Martinique Airport

What To Do When You’re Stranded in Martinique

As scores of travelers up and down the eastern seaboard of the United States are discovering – some perhaps re-discovering – these past couple of days, it’s no fun getting stranded along your travels. It is, undoubtedly, easier to understand when the cause of your flight cancellation is a once-in-a-lifetime Superstorm like Sandy, but the whole stranded thing still sucks no matter how you slice it.

If, by chance, you ever get stranded in Martinique, though, the whole affair can be quite nice. I should know as it happened to me just a few short weeks ago. Here are a few tips on what you can expect if your flight from Martinique ever gets canceled, and what you can do to actually enjoy the experience…

1) Don’t bank on posh accommodations.
The airlines generally have contracts with hotels located close to the airport to accommodate stranded passengers. Think these hotels will even remotely resemble the cool, chic properties we normally highlight in this space? Yeah, not so much. During my bonus night in Martinique, I bedded down in a business hotel in a nondescript residential area just above Fort-de-France. The view was incredible. The hotel itself, not so much. I dare say I might’ve thought better of the place had I not just spent the previous two nights at the super swank Cap Est Lagoon Resort & Spa, Martinique’s only five-star resort. I had been spoiled by Cap Est, but I wasn’t going to let my hotel of convenience spoil my bonus night.

So yeah, you’ll want to spend as little time in your hotel as possible. My suggestion…

2) Grab some dinner at Le Foyal.

Le Foyal
Le Foyal – Bar, Brasserie, Restaurant Gastronomique – Fort-de-France/SBPR

After hours of sitting around an airport terminal watching everyone else’s flights come and go, then checking into a hotel you’d only ever stay at against your will, Le Foyal will seem like heaven. It’s quite good under normal circumstances as well, especially if you like bar food, cold Biere Lorraine, and a decent selection of rhums. (Like this one, for instance.) It’s also open on Sundays, a rarity among restaurants located in and around Fort-de-France that came in especially handy for me as that’s the blessed day I happened to be stranded. The next best option was the McDonald’s across the street, and I don’t think they serve rhum there…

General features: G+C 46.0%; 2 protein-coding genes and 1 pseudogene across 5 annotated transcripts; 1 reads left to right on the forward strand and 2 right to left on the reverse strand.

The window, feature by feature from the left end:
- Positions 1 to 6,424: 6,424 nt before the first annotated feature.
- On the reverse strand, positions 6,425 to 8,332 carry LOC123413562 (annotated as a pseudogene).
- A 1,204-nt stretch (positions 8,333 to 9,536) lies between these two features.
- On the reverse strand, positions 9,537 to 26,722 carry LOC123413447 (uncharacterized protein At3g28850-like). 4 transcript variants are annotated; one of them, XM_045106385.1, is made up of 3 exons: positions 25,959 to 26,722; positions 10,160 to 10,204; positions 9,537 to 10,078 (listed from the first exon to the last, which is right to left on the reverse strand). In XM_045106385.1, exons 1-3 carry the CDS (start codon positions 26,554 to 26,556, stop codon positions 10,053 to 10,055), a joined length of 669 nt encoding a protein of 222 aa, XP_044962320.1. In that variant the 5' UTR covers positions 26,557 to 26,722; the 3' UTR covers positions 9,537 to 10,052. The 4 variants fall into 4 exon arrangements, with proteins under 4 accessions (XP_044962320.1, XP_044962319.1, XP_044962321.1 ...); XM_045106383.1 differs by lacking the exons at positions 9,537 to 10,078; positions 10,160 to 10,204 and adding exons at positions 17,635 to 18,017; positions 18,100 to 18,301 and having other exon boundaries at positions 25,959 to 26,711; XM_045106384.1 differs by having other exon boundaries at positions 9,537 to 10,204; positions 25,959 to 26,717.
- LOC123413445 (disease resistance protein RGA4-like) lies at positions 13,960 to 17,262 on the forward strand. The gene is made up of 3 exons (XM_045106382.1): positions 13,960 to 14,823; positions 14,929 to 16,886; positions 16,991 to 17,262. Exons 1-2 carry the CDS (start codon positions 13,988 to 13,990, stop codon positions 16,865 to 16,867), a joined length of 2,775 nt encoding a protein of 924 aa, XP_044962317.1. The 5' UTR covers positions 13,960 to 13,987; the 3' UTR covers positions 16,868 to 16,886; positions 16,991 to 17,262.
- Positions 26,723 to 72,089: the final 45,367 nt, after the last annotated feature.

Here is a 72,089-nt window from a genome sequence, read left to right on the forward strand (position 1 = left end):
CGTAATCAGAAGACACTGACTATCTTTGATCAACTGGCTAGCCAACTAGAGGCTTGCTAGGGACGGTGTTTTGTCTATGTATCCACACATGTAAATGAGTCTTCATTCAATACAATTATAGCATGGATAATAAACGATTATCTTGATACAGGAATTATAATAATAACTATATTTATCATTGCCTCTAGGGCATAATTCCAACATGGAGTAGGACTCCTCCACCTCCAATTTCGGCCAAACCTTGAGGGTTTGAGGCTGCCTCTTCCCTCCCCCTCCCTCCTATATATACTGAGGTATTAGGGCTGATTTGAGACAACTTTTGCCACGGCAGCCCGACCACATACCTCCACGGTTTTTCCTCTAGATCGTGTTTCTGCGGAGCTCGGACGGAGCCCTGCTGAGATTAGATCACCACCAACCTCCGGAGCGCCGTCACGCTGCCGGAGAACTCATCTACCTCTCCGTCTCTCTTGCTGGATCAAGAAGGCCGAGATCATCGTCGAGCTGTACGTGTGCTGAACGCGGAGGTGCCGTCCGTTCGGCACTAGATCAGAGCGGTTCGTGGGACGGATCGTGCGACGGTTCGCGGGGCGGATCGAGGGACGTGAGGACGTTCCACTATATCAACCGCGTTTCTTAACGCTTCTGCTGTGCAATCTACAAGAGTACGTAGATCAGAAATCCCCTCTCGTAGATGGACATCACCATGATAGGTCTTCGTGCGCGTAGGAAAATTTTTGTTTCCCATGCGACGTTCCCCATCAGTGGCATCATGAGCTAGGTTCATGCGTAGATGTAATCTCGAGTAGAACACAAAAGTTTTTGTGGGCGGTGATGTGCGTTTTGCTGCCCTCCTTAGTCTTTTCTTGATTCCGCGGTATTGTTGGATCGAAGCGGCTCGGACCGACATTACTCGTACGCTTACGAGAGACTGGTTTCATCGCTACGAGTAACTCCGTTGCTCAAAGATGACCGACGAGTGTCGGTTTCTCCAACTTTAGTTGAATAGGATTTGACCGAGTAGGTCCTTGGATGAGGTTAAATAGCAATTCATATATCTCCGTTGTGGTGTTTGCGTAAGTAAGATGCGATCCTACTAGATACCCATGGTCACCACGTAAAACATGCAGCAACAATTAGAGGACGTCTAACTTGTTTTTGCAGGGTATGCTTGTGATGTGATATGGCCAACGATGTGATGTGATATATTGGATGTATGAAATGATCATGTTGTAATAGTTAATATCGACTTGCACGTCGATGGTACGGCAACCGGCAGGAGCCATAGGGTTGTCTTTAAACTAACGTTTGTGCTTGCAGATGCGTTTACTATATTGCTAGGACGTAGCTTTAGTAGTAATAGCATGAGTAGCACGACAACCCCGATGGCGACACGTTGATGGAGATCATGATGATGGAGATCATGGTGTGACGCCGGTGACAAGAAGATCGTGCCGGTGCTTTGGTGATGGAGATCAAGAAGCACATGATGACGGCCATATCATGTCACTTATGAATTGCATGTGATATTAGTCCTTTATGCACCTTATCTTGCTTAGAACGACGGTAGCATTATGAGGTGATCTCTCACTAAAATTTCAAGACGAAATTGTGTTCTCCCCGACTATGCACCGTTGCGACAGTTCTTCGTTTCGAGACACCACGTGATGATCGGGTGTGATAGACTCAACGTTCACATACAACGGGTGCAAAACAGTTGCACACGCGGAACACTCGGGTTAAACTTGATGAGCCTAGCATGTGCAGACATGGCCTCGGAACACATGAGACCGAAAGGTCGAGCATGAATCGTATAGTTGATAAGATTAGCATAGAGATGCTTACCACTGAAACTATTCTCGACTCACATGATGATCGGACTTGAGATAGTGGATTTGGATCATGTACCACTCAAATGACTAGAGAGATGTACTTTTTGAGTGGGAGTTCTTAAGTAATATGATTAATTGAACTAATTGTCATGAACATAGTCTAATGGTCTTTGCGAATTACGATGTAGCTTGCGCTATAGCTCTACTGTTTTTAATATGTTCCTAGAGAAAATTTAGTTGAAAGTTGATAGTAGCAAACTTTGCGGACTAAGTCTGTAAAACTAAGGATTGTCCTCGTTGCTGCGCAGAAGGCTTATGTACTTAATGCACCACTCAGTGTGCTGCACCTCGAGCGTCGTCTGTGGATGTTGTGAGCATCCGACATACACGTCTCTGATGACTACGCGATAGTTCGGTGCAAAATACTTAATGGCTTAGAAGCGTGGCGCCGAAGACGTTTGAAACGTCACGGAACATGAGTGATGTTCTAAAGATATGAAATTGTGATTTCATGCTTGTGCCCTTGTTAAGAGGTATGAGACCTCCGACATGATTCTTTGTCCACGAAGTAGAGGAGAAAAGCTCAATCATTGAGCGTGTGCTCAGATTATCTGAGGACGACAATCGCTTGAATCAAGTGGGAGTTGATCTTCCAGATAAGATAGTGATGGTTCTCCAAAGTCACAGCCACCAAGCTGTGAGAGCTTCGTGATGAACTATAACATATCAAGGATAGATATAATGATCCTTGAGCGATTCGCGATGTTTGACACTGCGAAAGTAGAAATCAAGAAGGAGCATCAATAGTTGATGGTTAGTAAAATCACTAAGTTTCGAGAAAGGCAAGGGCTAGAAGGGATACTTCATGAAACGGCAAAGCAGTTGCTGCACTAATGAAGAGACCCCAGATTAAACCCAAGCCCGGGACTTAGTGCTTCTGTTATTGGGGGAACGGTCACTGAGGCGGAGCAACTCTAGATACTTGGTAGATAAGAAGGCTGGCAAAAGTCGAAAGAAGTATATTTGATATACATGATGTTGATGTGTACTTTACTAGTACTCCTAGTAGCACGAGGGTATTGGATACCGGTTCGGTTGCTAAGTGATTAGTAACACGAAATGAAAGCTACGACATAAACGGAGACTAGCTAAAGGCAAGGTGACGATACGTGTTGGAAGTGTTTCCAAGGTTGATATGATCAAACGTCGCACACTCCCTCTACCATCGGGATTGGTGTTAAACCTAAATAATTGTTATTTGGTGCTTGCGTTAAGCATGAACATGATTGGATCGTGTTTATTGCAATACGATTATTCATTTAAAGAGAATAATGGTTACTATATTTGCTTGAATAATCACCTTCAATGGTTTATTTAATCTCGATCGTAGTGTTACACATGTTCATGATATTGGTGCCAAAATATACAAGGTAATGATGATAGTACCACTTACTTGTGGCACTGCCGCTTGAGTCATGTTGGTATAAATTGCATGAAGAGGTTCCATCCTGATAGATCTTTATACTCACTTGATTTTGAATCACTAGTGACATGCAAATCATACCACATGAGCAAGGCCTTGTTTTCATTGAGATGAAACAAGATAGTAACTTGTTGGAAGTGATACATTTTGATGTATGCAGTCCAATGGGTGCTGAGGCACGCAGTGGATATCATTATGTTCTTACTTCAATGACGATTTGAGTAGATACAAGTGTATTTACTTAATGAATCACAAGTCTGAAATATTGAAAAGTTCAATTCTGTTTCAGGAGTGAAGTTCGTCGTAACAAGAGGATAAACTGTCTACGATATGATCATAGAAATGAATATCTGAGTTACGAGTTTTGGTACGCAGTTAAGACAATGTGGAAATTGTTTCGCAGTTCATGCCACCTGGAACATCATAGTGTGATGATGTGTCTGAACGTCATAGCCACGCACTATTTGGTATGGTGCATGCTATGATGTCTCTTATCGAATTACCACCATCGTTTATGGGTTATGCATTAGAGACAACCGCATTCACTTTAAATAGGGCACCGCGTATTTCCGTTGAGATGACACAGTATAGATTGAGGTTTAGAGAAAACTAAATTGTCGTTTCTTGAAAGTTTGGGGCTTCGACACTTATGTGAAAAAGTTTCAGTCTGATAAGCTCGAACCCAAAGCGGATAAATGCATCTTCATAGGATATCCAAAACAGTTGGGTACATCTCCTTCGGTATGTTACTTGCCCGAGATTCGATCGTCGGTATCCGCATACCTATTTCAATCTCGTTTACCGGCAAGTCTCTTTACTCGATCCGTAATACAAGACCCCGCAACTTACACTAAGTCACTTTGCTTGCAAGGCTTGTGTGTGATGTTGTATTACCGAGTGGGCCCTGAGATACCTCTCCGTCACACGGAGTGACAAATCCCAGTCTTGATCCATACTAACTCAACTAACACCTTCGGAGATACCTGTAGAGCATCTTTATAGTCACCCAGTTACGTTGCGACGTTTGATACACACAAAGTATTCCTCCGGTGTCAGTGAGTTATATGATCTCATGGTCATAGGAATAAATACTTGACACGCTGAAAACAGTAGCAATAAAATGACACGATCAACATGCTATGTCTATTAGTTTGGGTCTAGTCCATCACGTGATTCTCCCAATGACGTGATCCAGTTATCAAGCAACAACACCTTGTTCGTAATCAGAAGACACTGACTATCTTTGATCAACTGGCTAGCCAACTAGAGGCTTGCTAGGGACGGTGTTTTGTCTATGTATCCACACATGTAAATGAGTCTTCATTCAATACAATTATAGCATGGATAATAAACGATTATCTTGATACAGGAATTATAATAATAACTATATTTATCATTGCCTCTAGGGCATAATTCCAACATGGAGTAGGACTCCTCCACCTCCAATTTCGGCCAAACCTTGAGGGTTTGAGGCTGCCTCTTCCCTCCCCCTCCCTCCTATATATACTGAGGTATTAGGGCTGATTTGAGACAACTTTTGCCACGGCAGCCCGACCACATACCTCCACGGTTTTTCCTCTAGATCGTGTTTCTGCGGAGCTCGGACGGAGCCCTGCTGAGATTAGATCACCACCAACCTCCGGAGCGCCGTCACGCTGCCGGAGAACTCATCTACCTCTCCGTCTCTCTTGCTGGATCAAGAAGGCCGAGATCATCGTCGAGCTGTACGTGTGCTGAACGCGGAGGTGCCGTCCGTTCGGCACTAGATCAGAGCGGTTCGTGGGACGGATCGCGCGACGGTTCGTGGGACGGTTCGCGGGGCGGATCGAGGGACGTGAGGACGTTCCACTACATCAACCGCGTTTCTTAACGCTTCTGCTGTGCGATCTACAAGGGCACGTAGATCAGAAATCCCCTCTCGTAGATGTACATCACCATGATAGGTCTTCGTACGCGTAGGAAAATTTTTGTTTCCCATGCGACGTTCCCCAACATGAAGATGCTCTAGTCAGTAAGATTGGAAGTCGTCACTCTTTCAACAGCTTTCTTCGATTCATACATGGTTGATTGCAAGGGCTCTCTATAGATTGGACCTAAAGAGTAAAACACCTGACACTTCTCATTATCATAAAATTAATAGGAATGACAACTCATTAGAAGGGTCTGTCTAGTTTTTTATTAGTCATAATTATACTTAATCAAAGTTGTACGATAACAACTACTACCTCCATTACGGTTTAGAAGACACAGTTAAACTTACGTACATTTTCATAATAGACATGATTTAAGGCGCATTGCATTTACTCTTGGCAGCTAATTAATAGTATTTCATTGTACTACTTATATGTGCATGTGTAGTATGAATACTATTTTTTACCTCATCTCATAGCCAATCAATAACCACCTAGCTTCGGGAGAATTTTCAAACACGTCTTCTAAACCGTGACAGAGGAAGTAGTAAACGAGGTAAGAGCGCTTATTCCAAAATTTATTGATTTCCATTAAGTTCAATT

Anyway, a late-afternoon lunch at Le Foyal is a good start, but you won’t want to head back to that hotel just yet. Next, you’ll want to hop a cab a few miles north to one of Martinique’s sexiest party spots…

3) Cure your stranded blues at Lili’s Beach Bar.
About a 20-euro cab ride from Le Foyal, Lili’s is everything that I thought it would be when I first shared what little I knew about it here. If you’re sad about being stranded in Martinique, it’s the kind of place that will soon make you forget those blues… though probably not at first.

Lili’s is located along a small patch of beach within the grounds of the Hotel La Bateliere in Schoelcher, just north of Fort-de-France. The hotel is currently being re-developed into what will be the first U.S.-flagged hotel on Martinique in a generation. Outward appearances suggest that the work is moving along slowly, making La Bateliere the one hotel that made me glad to be staying where I was.

Lively Lili’s, however, was a world apart from the decaying hotel. I arrived just as the sun was setting and a young crowd of locals started trickling in to catch some live music, strong drinks, and a smorgasbord of BBQ favorites that compelled another round of eats. Well, that and a few rounds of shrubb shots. Needless to say, by the time I got back to my hotel, I was good and ready to do about the only thing I’d recommend anyone do at any such airline-affiliated hotels: sleep.

When I woke up the next morning I was plenty happy to be just five minutes from the airport. Granted, it was all the nicer considering all the fun from the previous evening, but looking back on it now I don’t think I would’ve wanted it any other way…


Last updated by Steve Bennett on .

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